Fans of Japanese supercars might recognize the unique styling that's featured on the Chrysler Conquest. A sporty, front engine and rear-wheel-drive car born in the early 1990s, the Conquest shared many similarities with the fabled Mitsubishi Starion. Looking at the two side by side, it's hard to tell them apart with their badges removed; these two cars look closely alike. The Starion was a great car and is still loved to this day, but nobody really spoke about the Conquest in the same vane, and that's still true to this day.
8 Audi A80/VW Passat
This is an interesting car. Even though Audi has been around for over a century, they haven't been immune to sharing a platform with another company. One of the company's biggest counterparts was that of Volkswagen; in the 1960s and 1970s, the Audi A80 was shared out to its rival company. The result? The VW Passat. Audi put their own flair into the A80, which at least made it unique in the looks department. The chassis and engine were actually products of VW, and what initially featured in the Passat.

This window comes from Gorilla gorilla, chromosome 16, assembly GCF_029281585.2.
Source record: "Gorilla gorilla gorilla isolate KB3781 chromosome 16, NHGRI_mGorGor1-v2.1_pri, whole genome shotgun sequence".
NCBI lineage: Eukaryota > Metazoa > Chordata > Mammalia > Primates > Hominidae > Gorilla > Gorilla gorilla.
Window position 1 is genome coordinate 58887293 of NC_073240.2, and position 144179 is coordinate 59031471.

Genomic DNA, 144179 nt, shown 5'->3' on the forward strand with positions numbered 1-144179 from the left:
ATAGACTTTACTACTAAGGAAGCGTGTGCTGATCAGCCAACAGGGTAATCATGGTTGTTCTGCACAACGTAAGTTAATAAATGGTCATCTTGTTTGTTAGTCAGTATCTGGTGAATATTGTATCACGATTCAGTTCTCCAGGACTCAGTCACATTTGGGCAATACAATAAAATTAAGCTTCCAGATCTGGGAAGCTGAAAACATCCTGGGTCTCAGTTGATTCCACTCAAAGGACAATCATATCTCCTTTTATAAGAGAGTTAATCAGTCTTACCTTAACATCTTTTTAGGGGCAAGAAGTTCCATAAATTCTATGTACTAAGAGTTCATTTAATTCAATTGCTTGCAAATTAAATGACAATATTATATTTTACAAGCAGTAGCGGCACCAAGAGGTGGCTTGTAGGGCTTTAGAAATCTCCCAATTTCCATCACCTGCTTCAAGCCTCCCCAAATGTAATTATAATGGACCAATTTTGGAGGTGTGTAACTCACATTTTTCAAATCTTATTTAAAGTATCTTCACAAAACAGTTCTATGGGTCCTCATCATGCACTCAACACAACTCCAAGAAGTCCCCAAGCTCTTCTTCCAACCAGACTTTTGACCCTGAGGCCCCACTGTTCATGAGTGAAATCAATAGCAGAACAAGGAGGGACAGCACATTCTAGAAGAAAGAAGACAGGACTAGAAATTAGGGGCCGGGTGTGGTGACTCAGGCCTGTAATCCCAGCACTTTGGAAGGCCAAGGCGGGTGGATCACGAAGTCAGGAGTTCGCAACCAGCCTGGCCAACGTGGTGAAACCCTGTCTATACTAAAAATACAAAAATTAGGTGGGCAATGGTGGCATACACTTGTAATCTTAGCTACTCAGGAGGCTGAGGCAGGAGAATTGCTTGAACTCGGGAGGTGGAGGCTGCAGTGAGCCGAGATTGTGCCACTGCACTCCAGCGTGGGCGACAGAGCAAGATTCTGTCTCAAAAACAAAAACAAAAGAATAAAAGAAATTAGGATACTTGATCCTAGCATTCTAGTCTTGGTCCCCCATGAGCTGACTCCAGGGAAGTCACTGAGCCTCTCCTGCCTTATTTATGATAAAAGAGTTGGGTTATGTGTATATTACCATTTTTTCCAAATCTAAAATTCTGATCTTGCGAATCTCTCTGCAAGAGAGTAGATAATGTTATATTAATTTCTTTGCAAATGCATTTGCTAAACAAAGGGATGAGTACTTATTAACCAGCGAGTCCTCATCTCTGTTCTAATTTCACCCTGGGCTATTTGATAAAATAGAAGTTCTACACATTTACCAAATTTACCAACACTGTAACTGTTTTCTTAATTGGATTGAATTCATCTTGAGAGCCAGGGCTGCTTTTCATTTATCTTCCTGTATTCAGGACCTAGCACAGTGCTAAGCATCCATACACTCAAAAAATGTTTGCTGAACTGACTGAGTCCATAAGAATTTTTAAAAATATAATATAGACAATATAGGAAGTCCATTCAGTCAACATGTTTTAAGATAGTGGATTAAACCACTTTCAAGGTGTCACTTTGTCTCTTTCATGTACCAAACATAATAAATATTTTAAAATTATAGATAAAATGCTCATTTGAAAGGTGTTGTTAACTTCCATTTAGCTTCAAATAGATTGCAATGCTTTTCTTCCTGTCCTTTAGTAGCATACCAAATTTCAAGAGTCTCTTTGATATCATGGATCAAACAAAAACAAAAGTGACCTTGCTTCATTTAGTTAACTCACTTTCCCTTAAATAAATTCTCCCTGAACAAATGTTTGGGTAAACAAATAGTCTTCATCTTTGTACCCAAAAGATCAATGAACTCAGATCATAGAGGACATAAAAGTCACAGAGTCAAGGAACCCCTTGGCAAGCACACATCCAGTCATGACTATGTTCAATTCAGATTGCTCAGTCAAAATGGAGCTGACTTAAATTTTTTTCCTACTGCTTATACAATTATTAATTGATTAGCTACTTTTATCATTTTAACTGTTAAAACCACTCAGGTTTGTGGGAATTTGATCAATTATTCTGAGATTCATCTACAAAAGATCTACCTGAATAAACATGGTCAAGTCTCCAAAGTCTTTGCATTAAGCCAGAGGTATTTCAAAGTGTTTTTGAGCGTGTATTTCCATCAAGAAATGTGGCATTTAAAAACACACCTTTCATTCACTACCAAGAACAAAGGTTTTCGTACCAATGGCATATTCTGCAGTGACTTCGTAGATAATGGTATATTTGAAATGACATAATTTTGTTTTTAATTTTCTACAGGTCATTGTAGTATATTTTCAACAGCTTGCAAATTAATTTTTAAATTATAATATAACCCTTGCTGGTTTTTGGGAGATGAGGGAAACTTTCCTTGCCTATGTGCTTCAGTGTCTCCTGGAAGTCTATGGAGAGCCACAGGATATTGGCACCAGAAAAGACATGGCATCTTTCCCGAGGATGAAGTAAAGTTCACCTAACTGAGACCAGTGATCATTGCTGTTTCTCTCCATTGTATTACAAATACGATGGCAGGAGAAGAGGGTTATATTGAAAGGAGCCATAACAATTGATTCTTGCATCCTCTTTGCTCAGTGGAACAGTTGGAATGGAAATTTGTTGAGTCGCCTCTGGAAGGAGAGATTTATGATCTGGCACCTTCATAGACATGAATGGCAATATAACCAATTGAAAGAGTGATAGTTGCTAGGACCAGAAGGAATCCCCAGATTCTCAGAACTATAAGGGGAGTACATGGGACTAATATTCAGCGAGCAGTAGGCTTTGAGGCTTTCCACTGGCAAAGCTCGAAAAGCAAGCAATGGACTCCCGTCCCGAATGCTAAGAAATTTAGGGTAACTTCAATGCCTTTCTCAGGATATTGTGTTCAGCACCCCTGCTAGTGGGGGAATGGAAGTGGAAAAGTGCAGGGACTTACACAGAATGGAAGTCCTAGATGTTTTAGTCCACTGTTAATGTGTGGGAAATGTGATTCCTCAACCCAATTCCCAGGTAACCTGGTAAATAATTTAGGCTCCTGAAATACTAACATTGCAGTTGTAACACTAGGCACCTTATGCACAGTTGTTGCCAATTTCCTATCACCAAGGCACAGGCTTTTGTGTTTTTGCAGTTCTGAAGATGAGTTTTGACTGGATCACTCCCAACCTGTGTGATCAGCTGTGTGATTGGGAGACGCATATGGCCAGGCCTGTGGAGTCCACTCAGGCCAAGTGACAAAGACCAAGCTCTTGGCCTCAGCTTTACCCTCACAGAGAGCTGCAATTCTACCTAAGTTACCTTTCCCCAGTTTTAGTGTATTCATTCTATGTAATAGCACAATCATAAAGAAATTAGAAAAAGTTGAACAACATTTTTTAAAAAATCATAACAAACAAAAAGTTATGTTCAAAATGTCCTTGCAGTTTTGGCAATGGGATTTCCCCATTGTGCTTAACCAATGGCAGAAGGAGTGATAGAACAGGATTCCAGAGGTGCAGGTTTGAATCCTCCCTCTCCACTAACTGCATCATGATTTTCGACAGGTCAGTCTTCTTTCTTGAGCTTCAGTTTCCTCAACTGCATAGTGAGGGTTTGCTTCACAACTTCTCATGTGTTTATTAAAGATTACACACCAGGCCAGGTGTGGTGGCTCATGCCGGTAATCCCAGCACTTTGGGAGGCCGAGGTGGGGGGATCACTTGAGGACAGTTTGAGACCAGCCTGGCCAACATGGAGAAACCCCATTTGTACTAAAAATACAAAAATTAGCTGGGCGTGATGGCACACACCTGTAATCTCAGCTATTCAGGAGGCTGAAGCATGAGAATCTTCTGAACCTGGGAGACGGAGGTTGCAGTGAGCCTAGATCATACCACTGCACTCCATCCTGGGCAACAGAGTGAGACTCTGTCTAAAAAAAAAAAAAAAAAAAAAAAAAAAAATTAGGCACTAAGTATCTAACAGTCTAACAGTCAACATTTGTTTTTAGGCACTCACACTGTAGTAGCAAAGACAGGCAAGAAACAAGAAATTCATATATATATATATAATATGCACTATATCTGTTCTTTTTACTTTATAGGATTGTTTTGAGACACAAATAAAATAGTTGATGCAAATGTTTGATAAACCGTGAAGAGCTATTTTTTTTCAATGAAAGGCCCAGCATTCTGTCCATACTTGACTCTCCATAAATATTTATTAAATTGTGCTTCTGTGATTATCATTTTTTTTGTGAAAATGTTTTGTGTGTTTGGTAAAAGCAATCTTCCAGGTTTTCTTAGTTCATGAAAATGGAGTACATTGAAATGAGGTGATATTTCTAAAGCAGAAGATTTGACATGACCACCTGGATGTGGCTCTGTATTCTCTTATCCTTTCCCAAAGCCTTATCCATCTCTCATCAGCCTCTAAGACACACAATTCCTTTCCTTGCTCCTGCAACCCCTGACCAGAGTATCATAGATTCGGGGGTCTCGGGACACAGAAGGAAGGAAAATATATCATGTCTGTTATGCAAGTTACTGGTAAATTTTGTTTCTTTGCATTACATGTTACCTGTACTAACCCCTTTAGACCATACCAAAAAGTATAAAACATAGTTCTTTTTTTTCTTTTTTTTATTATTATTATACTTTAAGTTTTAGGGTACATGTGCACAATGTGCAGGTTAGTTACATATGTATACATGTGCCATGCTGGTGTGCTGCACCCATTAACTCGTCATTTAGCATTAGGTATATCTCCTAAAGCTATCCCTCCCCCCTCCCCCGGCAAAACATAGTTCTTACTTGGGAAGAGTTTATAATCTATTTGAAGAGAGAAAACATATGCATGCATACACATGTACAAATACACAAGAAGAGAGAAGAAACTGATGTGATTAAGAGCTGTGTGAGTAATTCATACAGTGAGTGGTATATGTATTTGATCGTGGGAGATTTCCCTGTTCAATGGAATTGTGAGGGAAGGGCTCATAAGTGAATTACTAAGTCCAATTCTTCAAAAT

7 Honda/Acura TSX
This is not as much of a drastic rebadging as other cars on the list, and it probably isn’t hard to figure out why. Why is that the case? Well, Honda and Acura are essentially the same. Therefore, the Acura TSX is not too different from what's effectively its forefather: the Honda Accord. The Accord has been a best seller in the U.S. for many years. Both it and the TSX actually share the same chassis. The TSX features a more polished and refined interior over the Accord. After all, it's the more luxurious division of the brand, but that's where the differences end.
6 Cadillac XLR/Chevrolet Corvette
There's something intriguing about the Cadillac XLR's looks. It's certainly striking. The longer you look though, the more you start to see a familiar shape. Well, the XLR actually shares an awful lot with one of the best-known cars not just in America, but the entire world: the Chevrolet Corvette. The body panels are different between the two, which helps explain the Corvette's more refined and aggressive look. Underneath the cosmetics though, the two cars are very similar. The XLR is every bit a rebadged Corvette, right down to the engine.
5 Acura SLX/Isuzu Trooper